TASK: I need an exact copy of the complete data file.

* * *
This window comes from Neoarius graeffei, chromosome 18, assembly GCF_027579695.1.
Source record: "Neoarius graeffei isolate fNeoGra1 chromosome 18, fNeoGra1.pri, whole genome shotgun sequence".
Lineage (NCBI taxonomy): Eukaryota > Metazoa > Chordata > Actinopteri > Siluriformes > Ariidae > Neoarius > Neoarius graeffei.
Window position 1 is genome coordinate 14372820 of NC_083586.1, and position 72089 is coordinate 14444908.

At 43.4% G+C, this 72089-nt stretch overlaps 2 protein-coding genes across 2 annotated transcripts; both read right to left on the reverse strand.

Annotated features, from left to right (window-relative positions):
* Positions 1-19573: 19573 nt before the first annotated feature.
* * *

This window comes from Neoarius graeffei, chromosome 18, assembly GCF_027579695.1.
Source record: "Neoarius graeffei isolate fNeoGra1 chromosome 18, fNeoGra1.pri, whole genome shotgun sequence".
Lineage (NCBI taxonomy): Eukaryota > Metazoa > Chordata > Actinopteri > Siluriformes > Ariidae > Neoarius > Neoarius graeffei.
Window position 1 is genome coordinate 14372820 of NC_083586.1, and position 72089 is coordinate 14444908.

At 43.4% G+C, this 72089-nt stretch overlaps 2 protein-coding genes across 2 annotated transcripts; both read right to left on the reverse strand.

Annotated features, from left to right (window-relative positions):
* Positions 1-19573: 19573 nt before the first annotated feature.